According to a Reuters source close to the Russian armed forces, “while there is some frustration by the actions of Syrian troops, especially at the beginning [of the Russian operation in Syria] they came in very slowly.”
According to the Director of the Carnegie Moscow center Dmitri Trenin, “so far, we have been hearing reports that government forces took control of certain towns, there were some notable successes, but these successes are of a tactical nature and not very impressive.”
As Trenin notes, “if government forces taking control of Aleppo, it will be a big psychological help for Assad and will please the Kremlin.”
In the last few years Aleppo is partially controlled by government forces, partly by opponents of Assad.
Reuters also cites the opinion of “diplomats and analysts” about the fact that the capture of Aleppo would allow Putin to get closer to its objective of preserving friendly to Russia of the Assad government, which will allow Moscow to keep a military base.
Reuters notes that in recent times Russia is increasing its forces in Syria. According to Stepan Goncharov, a sociologist from the Levada center, “military victory in Aleppo would be a great time of the demonstration of power, it would be used to increase the support of the authorities”.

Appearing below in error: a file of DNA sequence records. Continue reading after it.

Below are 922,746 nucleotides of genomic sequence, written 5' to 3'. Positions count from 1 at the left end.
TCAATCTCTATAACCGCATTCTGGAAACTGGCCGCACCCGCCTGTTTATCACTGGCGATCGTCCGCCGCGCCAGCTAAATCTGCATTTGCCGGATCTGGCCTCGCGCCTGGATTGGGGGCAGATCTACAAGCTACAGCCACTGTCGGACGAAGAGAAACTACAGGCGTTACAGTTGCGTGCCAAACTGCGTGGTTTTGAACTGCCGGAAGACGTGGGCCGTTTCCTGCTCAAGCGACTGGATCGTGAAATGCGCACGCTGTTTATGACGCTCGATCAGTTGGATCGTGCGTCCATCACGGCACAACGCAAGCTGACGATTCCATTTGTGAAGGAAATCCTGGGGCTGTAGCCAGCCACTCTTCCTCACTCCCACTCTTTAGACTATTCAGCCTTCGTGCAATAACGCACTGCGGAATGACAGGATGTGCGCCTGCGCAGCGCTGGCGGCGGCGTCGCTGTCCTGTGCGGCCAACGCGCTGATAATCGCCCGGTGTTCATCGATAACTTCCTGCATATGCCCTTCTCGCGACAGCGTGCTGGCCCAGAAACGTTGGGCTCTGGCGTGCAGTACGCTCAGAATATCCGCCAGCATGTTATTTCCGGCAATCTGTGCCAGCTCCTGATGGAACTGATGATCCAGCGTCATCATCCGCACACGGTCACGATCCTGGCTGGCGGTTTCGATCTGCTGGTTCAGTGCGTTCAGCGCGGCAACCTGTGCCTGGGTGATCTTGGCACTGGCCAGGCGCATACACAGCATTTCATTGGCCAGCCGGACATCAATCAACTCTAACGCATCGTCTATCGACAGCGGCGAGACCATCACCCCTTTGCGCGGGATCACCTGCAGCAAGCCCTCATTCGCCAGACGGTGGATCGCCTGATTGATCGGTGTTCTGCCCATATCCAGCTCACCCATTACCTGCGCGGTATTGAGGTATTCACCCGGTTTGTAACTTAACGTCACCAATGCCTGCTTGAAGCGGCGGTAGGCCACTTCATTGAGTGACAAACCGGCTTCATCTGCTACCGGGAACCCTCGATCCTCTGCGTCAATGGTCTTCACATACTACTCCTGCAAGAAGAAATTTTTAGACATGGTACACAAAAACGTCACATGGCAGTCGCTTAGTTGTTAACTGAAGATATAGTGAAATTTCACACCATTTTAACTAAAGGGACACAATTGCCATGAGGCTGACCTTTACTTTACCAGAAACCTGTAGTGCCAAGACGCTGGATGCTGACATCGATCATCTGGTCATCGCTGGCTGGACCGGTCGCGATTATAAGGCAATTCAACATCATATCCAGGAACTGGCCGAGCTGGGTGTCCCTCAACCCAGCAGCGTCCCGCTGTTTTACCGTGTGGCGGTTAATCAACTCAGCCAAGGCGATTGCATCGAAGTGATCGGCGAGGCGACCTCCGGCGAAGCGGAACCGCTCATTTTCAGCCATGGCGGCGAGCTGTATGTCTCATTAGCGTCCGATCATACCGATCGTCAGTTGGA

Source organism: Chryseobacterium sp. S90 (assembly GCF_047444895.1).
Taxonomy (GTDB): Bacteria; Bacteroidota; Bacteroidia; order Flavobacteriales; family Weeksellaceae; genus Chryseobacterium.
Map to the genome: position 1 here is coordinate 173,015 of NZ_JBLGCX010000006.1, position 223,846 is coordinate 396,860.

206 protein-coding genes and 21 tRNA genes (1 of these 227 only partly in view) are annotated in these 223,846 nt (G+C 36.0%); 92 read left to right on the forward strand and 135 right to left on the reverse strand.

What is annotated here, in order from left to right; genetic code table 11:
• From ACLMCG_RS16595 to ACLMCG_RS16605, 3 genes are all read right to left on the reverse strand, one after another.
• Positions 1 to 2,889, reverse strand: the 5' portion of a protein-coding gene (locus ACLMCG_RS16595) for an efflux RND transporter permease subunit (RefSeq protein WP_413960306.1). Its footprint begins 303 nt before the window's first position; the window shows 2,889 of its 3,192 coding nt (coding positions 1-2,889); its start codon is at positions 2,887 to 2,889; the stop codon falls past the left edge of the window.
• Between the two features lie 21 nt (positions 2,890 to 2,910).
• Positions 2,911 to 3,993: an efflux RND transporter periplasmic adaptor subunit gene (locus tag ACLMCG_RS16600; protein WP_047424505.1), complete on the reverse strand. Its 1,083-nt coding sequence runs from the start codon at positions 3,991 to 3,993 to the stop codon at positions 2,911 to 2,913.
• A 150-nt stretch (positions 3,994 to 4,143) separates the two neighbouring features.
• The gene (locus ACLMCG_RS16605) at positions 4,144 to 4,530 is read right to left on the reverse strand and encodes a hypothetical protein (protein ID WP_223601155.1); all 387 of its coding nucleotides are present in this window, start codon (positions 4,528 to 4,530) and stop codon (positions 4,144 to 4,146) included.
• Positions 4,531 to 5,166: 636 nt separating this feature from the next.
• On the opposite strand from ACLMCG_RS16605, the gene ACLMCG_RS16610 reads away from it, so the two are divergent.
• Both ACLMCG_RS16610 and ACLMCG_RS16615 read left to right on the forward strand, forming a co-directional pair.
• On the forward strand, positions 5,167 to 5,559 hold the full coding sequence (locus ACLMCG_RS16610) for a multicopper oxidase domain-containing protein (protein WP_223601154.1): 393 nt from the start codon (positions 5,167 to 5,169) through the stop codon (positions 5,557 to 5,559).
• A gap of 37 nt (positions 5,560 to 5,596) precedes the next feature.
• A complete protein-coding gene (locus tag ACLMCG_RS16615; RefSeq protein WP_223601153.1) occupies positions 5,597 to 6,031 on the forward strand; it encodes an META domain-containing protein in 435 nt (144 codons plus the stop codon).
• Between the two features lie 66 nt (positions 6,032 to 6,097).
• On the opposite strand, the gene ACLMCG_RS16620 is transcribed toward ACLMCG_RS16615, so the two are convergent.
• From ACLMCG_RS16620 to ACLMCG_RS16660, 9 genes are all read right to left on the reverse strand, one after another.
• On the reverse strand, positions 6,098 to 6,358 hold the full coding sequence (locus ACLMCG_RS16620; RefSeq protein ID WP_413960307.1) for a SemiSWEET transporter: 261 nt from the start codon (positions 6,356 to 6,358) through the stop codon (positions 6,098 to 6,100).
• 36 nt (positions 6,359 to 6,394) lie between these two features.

At the end of January in Geneva were to commence negotiations on conflict settlement in Syria with the participation of representatives of the authorities and the opposition, but this did not happen — the talks were postponed until February 25. On 3 February the foreign Minister of France Laurent Fabius blamed the suspension of negotiations in Geneva, the Assad government and its allies.
According to the U.S. Department of state, the postponement of the negotiations could be the Russian air force strikes near Aleppo.
Press Secretary of Russian President Dmitry Peskov on Friday, February 5, called incorrect statement about the collapse of the talks because of Russia’s actions in Syria. “It is a view which we believe is incorrect. We are not able to agree with him” — he said, commenting on reports that the inter-Syrian negotiations in Geneva had to be postponed at the end of February because of Russian aid to the Assad government and armed forces.
5 February, the Prime Minister of Turkey, Ahmet Davutoglu stated that the Syrian-Turkish border came 15 thousand refugees from Aleppo and the town “destroyed, and Mosul”. He claims that the Syrians are leaving the city due to the onset of the Syrian army, with Russian support from the air.